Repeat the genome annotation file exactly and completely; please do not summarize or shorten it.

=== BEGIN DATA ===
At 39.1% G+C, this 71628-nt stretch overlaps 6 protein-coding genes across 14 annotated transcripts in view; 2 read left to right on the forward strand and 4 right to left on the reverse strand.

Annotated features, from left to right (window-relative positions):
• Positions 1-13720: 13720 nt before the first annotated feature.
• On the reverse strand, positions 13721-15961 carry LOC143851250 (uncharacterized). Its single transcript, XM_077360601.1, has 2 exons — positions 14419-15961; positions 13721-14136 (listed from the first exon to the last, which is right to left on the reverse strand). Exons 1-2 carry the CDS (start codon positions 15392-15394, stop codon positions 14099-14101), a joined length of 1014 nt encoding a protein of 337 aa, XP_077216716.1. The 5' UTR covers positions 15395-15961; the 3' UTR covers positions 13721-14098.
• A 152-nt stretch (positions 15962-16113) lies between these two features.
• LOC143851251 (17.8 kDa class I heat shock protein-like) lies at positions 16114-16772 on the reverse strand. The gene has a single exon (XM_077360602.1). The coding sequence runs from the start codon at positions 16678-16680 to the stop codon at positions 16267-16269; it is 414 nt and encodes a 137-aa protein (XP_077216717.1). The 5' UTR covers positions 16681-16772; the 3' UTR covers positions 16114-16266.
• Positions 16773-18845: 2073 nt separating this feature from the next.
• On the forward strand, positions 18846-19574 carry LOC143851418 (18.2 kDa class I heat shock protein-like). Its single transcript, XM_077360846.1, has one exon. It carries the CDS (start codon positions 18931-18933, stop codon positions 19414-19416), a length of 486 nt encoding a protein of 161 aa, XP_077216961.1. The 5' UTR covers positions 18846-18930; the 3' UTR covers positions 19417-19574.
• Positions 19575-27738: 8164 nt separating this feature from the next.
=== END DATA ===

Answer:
At 39.1% G+C, this 71628-nt stretch overlaps 6 protein-coding genes across 14 annotated transcripts in view; 2 read left to right on the forward strand and 4 right to left on the reverse strand.

Annotated features, from left to right (window-relative positions):
• Positions 1-13720: 13720 nt before the first annotated feature.
• On the reverse strand, positions 13721-15961 carry LOC143851250 (uncharacterized). Its single transcript, XM_077360601.1, has 2 exons — positions 14419-15961; positions 13721-14136 (listed from the first exon to the last, which is right to left on the reverse strand). Exons 1-2 carry the CDS (start codon positions 15392-15394, stop codon positions 14099-14101), a joined length of 1014 nt encoding a protein of 337 aa, XP_077216716.1. The 5' UTR covers positions 15395-15961; the 3' UTR covers positions 13721-14098.
• A 152-nt stretch (positions 15962-16113) lies between these two features.
• LOC143851251 (17.8 kDa class I heat shock protein-like) lies at positions 16114-16772 on the reverse strand. The gene has a single exon (XM_077360602.1). The coding sequence runs from the start codon at positions 16678-16680 to the stop codon at positions 16267-16269; it is 414 nt and encodes a 137-aa protein (XP_077216717.1). The 5' UTR covers positions 16681-16772; the 3' UTR covers positions 16114-16266.
• Positions 16773-18845: 2073 nt separating this feature from the next.
• On the forward strand, positions 18846-19574 carry LOC143851418 (18.2 kDa class I heat shock protein-like). Its single transcript, XM_077360846.1, has one exon. It carries the CDS (start codon positions 18931-18933, stop codon positions 19414-19416), a length of 486 nt encoding a protein of 161 aa, XP_077216961.1. The 5' UTR covers positions 18846-18930; the 3' UTR covers positions 19417-19574.
• Positions 19575-27738: 8164 nt separating this feature from the next.